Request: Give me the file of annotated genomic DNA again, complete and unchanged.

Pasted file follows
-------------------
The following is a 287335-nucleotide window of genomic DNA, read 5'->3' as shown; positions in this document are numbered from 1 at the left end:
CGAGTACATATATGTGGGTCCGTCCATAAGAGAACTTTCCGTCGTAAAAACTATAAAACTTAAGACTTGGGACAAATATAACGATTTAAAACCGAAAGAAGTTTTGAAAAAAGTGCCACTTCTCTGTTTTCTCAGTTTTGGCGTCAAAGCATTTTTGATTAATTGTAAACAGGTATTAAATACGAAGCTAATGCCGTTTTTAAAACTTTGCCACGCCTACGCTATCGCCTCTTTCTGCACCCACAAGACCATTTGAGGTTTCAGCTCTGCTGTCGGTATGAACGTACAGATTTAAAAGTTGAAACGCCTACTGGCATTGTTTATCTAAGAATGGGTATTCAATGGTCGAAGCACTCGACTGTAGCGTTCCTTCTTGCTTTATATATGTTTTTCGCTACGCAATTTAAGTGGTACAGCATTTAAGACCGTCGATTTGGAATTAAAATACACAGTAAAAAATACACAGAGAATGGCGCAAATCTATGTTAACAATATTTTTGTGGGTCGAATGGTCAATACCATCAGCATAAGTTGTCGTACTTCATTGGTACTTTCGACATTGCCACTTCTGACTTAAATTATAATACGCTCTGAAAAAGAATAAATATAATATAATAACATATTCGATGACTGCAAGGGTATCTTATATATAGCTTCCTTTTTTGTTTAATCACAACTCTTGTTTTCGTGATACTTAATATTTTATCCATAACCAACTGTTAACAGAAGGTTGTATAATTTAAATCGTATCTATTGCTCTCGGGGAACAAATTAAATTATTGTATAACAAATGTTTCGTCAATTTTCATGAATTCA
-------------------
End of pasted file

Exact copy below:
The following is a 287335-nucleotide window of genomic DNA, read 5'->3' as shown; positions in this document are numbered from 1 at the left end:
CGAGTACATATATGTGGGTCCGTCCATAAGAGAACTTTCCGTCGTAAAAACTATAAAACTTAAGACTTGGGACAAATATAACGATTTAAAACCGAAAGAAGTTTTGAAAAAAGTGCCACTTCTCTGTTTTCTCAGTTTTGGCGTCAAAGCATTTTTGATTAATTGTAAACAGGTATTAAATACGAAGCTAATGCCGTTTTTAAAACTTTGCCACGCCTACGCTATCGCCTCTTTCTGCACCCACAAGACCATTTGAGGTTTCAGCTCTGCTGTCGGTATGAACGTACAGATTTAAAAGTTGAAACGCCTACTGGCATTGTTTATCTAAGAATGGGTATTCAATGGTCGAAGCACTCGACTGTAGCGTTCCTTCTTGCTTTATATATGTTTTTCGCTACGCAATTTAAGTGGTACAGCATTTAAGACCGTCGATTTGGAATTAAAATACACAGTAAAAAATACACAGAGAATGGCGCAAATCTATGTTAACAATATTTTTGTGGGTCGAATGGTCAATACCATCAGCATAAGTTGTCGTACTTCATTGGTACTTTCGACATTGCCACTTCTGACTTAAATTATAATACGCTCTGAAAAAGAATAAATATAATATAATAACATATTCGATGACTGCAAGGGTATCTTATATATAGCTTCCTTTTTTGTTTAATCACAACTCTTGTTTTCGTGATACTTAATATTTTATCCATAACCAACTGTTAACAGAAGGTTGTATAATTTAAATCGTATCTATTGCTCTCGGGGAACAAATTAAATTATTGTATAACAAATGTTTCGTCAATTTTCATGAATTCA